DENVER (Reuters) - The leader of anti-government extremists known as the Montana Freemen, who clashed with federal authorities in the 1990s, died on Tuesday of apparent natural causes at the U.S. government’s highest-security prison.
Leroy Schweitzer, 73, was found unresponsive in his cell early on Tuesday, according to a release from the Federal Correctional Complex in Florence, Colorado, where he was serving a 22-year sentence for various tax, fraud and weapons offenses.
“Medical assistance was immediately summoned, and efforts to resuscitate him were unsuccessful,” the statement said.
An autopsy has been ordered, but prison officials said they did not believe his death was suspicious.
Schweitzer and his followers proclaimed the U.S. government to be illegitimate, declared themselves a sovereign state and openly defied federal laws.
Following his arrest in 1996, other Freemen engaged in an armed standoff with federal law enforcement at a fortified ranch outside rural Jordan, Montana. The confrontation ended peacefully after 81 days.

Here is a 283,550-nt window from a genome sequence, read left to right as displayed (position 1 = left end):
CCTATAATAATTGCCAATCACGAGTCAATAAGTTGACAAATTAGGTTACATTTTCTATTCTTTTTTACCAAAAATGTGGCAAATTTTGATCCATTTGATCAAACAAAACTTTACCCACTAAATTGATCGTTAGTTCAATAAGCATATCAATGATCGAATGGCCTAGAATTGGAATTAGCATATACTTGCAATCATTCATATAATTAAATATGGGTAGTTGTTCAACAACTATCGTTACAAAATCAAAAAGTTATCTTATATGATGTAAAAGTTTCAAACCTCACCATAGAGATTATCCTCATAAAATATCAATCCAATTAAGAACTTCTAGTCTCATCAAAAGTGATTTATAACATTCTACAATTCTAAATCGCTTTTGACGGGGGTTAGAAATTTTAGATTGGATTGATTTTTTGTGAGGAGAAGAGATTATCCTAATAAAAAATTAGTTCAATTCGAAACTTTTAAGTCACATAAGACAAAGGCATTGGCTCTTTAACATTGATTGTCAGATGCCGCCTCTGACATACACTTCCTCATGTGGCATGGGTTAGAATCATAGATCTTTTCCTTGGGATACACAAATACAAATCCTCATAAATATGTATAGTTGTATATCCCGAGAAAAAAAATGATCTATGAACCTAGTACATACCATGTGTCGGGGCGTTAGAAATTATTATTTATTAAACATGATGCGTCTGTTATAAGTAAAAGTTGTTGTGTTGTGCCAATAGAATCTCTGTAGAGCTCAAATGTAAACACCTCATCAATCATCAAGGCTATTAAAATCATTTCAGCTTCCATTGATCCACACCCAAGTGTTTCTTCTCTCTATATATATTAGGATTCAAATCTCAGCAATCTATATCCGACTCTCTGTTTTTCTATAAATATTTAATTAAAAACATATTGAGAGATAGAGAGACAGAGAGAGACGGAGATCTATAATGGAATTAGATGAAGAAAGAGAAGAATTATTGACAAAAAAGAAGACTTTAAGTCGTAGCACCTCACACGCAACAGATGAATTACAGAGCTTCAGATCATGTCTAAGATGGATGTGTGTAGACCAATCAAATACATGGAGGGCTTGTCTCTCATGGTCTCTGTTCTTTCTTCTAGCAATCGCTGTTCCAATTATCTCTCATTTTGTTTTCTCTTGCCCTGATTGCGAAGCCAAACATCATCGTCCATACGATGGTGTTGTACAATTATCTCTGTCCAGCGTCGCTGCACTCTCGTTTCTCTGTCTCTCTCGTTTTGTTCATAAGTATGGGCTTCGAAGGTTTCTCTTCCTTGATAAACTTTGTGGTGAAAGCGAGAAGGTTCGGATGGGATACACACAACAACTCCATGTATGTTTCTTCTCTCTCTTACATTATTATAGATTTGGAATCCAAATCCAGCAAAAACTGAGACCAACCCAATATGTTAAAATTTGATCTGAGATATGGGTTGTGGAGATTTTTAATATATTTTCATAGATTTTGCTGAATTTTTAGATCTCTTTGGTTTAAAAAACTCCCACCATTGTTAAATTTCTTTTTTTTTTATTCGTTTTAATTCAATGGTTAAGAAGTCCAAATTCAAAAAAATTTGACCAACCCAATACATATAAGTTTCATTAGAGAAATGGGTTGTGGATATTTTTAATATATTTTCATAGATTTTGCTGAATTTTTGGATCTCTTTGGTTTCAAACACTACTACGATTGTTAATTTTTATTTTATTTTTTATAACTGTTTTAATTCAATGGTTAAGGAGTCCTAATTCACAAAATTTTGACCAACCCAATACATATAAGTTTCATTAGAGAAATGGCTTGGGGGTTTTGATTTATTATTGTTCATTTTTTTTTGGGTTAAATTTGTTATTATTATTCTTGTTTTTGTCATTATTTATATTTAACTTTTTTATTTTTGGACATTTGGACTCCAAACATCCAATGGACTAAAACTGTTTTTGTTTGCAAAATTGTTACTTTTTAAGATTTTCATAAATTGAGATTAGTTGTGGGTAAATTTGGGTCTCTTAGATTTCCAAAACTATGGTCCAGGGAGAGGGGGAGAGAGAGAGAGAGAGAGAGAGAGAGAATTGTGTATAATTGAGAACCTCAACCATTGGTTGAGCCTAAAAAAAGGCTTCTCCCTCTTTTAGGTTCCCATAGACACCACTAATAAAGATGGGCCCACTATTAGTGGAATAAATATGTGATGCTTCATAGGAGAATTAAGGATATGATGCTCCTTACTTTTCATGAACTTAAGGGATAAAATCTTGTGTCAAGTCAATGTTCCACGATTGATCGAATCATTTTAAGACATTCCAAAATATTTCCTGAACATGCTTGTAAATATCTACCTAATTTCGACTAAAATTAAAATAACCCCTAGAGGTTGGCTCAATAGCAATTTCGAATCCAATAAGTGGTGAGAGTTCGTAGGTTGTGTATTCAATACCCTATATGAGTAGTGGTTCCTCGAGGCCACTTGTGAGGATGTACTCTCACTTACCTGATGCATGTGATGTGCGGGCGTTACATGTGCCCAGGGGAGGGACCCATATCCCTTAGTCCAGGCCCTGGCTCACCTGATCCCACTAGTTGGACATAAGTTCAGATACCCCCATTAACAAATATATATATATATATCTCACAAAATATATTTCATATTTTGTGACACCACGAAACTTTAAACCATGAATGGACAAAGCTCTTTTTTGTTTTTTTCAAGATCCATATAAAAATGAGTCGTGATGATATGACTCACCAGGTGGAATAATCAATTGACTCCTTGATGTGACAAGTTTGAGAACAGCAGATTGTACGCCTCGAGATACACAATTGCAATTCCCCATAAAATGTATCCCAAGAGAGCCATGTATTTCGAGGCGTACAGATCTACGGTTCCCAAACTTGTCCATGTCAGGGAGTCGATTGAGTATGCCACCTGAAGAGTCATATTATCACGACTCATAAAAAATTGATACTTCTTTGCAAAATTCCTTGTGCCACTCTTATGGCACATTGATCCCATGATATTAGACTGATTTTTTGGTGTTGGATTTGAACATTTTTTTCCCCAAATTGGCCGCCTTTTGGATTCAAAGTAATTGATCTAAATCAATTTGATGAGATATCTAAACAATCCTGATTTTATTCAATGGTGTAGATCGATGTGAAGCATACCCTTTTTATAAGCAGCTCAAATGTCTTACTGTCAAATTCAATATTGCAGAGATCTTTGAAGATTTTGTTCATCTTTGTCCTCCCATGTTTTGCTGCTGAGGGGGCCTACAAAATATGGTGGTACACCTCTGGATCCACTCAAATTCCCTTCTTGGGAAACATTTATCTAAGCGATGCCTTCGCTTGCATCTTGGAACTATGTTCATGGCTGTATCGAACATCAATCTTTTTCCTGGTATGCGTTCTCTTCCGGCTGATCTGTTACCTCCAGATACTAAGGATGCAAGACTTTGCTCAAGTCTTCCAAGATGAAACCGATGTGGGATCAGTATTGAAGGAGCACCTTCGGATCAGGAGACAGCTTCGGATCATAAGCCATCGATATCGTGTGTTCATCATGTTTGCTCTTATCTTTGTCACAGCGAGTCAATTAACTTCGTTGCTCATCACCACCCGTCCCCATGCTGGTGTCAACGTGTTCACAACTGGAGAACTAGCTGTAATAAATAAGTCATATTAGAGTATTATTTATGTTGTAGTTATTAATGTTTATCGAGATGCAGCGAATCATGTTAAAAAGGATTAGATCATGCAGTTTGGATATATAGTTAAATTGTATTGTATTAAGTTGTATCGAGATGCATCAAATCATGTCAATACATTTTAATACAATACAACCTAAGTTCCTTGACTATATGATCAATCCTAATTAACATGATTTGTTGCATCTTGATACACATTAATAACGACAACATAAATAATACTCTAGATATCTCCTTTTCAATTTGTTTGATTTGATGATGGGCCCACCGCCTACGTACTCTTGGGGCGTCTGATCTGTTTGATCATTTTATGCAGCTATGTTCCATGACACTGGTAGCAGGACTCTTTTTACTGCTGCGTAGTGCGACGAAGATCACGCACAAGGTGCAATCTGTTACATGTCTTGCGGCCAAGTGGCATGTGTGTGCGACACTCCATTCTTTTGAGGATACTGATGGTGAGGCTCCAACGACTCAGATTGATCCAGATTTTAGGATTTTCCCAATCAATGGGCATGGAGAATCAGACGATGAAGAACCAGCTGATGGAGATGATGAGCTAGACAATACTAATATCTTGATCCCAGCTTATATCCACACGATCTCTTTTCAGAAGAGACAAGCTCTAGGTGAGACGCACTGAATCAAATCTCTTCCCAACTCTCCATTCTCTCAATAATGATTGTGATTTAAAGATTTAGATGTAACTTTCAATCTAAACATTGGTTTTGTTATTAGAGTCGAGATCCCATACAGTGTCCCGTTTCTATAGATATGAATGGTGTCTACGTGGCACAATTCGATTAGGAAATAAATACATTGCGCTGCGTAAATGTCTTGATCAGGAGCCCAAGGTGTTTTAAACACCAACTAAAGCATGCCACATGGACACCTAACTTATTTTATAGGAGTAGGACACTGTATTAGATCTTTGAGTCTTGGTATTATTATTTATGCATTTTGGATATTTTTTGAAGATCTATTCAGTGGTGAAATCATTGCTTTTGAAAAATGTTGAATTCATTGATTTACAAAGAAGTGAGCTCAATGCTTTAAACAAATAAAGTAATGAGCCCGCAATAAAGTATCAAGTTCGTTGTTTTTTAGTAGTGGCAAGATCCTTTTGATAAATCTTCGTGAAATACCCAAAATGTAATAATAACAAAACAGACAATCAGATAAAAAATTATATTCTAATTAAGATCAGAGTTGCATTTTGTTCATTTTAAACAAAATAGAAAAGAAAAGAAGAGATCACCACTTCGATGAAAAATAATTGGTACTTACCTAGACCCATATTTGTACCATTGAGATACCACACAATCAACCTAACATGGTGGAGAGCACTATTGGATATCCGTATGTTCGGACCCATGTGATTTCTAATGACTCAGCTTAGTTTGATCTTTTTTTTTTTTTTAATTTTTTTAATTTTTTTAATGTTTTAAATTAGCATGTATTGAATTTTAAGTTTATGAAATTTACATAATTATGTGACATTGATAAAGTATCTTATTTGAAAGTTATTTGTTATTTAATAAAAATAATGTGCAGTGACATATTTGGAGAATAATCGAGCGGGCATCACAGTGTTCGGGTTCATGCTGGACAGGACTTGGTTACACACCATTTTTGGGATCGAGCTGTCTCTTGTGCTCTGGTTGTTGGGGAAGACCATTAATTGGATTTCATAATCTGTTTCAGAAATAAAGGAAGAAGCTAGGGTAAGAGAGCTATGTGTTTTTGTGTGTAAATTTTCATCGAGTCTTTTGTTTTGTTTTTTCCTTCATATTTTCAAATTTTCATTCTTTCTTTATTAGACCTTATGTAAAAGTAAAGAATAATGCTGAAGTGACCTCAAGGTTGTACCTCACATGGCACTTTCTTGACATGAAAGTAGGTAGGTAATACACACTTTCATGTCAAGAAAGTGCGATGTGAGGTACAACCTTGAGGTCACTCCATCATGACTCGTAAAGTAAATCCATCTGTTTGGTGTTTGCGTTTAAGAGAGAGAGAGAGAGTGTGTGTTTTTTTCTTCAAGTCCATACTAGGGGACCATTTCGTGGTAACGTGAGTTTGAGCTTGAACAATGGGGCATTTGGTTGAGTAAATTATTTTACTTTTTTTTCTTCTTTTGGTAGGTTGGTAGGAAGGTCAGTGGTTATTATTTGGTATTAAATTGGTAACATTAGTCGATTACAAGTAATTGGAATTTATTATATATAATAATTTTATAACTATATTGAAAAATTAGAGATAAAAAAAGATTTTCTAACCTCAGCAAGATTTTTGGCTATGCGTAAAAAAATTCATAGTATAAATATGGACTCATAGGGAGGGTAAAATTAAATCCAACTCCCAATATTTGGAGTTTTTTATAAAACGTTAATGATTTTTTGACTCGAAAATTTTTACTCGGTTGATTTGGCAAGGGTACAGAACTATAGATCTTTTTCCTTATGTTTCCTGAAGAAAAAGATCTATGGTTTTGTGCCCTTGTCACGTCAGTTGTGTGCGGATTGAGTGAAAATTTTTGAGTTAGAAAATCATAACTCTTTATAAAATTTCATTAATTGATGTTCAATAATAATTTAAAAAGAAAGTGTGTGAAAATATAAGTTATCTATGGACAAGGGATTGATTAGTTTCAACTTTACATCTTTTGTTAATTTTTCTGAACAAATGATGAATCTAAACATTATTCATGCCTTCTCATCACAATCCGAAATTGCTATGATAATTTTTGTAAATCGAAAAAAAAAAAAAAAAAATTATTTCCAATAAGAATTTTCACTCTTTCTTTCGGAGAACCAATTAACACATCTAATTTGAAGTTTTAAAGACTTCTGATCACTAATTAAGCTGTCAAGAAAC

Schweitzer was convicted in 1998 by a federal jury in Montana of conspiring to commit bank fraud, threatening a government official, submitting false insurance claims, failing to file federal tax returns and firearms violations.
He was sentenced to more than 22 years in prison.
In 2003, two men posing as “Montana Marshals” were arrested after they attempted to free Schweitzer from a federal prison in South Carolina.
Schweitzer had been incarcerated at the Florence Complex, known as “Supermax,” since 2006.
Supermax is home to some of the federal government’s most infamous convicts, including Unabomber Ted Kaczynski, Oklahoma City bombing conspirator Terry Nichols, 1993 World Trade Center bomber Ramzi Yousef and shoe bomber Richard Reid.
Editing by Steve Gorman and Cynthia Johnston